Church urges government to commission own study on property development

The Church Environment Commission has expressed concern that the study commissioned by the Malta Developers Association will not go beyond the association’s interests

The Church Environment Commission has called on the government to carry out its own study on property development
The Church Environment Commission has called on the government to carry out its own study on property development

The Church Environment Commission (KA) has said that, while it acknowledges the benefit of a study on property development being commissioned by the Malta Developers Association (MDA), it feels this should be commissioned by the government rather than the private sector.

“We invite government to fund a long overdue and truly national study on the demand and supply of Maltese properties and the fiscal and economic environment that has a bearing on them. The terms of reference for such a study should be issued for public consultation and enjoy the widest agreement possible by all stakeholders,” said the KA.

According to a position paper issued by the KA, only in this way can a study serve as an effective instrument for the implementation of the Strategic Plan for the Environment and Development, and the setting out and executing of the Local Plans.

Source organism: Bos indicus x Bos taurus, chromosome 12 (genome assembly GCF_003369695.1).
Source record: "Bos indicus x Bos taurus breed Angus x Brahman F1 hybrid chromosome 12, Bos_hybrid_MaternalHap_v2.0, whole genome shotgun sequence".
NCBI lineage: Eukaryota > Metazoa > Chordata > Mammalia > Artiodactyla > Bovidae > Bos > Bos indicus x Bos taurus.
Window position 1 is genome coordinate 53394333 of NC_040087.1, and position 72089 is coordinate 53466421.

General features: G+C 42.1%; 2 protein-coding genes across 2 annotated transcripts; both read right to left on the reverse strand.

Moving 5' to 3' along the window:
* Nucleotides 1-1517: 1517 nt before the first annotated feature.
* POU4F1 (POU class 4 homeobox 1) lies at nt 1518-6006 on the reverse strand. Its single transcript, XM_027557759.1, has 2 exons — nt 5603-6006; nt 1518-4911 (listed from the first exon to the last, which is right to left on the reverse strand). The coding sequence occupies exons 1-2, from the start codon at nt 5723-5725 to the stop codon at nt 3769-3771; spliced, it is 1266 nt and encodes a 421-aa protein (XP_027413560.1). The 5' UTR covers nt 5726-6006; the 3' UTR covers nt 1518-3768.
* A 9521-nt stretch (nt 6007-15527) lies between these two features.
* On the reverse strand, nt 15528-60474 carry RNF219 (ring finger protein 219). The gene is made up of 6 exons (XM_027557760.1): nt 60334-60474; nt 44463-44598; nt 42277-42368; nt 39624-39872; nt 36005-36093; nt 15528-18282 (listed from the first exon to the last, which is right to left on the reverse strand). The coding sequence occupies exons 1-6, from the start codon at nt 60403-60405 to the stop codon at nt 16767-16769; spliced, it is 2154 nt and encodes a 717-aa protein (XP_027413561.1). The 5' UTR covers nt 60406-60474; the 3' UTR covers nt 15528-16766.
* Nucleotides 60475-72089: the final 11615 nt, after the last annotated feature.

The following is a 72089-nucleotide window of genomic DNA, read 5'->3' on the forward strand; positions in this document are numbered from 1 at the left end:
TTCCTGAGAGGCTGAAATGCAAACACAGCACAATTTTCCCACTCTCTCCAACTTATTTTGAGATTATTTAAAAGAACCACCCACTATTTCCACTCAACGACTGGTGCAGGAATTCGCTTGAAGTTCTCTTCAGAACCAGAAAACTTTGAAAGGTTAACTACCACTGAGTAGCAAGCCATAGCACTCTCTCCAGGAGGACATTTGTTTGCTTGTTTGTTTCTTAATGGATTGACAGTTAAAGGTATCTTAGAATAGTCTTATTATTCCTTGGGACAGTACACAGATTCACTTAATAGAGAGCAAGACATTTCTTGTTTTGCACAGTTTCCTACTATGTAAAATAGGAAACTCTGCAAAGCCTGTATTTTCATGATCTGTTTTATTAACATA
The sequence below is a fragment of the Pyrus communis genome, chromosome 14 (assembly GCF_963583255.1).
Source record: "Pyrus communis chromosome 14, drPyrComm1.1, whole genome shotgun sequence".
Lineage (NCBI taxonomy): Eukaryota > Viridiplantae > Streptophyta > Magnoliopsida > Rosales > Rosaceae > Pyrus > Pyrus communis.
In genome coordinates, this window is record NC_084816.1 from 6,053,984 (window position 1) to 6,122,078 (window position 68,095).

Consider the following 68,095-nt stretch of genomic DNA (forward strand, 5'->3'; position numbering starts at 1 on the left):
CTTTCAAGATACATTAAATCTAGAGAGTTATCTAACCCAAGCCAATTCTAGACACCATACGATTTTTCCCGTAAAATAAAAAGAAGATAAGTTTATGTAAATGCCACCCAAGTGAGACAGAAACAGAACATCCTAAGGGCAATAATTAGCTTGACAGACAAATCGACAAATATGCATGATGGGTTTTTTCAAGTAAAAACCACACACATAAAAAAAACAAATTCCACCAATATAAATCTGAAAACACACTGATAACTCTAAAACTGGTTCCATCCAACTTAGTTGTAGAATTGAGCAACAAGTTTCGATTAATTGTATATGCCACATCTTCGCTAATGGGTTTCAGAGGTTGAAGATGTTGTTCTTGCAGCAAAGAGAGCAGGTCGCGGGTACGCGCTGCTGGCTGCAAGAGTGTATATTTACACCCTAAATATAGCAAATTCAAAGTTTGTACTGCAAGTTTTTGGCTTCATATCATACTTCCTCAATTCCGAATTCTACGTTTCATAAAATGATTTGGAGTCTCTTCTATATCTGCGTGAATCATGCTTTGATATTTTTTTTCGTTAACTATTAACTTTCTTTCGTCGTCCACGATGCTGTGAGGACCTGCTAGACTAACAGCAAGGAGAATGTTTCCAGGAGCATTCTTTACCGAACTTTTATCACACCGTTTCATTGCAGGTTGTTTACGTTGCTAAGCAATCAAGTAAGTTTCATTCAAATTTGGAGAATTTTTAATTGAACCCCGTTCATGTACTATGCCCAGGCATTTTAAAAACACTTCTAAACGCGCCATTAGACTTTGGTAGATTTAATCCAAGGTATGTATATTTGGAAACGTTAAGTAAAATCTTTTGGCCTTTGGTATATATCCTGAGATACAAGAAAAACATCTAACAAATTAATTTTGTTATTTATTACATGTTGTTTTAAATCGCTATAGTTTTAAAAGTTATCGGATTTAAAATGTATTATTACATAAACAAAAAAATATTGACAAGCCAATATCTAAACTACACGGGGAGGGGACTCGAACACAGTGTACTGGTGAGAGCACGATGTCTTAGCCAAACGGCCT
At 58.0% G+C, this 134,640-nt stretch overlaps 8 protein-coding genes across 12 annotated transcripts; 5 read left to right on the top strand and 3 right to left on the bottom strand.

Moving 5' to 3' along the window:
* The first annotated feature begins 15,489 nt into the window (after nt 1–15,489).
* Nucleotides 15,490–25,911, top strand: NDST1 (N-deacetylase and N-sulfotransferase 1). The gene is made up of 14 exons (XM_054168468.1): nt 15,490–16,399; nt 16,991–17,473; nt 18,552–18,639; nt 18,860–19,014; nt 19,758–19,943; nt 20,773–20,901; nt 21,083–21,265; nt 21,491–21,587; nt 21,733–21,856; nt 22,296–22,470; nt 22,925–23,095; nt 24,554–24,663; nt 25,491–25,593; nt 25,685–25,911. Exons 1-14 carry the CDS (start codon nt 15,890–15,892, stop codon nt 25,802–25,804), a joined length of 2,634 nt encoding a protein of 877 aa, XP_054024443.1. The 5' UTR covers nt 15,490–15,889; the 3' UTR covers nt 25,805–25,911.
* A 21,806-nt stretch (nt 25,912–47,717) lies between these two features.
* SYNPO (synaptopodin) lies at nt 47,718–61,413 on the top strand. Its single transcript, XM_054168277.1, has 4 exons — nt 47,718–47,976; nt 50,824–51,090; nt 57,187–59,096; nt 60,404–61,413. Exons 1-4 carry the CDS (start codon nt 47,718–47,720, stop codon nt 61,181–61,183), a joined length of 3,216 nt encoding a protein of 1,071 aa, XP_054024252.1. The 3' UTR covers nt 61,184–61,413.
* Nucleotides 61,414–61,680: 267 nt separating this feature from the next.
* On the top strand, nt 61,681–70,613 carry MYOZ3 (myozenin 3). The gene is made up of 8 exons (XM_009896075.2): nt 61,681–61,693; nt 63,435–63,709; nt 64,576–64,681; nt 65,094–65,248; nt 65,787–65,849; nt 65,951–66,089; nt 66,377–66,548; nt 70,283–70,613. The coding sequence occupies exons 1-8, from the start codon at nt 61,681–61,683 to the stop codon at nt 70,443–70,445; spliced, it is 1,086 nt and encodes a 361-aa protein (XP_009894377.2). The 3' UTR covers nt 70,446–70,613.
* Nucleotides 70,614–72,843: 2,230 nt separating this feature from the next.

Moreover, it said that the fact that auditing firm KPMG has been engaged to carry out the study is a “positive move,” as it would be folly to take rash decisions on issues that are crucial to the country given the limited space.  

It warned however that that the study being commissioned by the private sector introduces the risk of inferences being drawn that are not holistic enough for the right decisions on a national level.

“The feeling that one is already aware of what the results of a study will show before the completion of such study, does not augur well,” said the KA.

The commission insisted that the progress of a nation should not be based simply on economic indicators, without considering social and environmental aspects, and how they are affected by decisions taken.

“The KA appeals that as a nation we would learn from past mistakes, and commit ourselves to a more sustainable future, where the indicator for a good quality of life would not be financial gain, but a sense of justice, respect for all creation and solidarity,” it concluded. 

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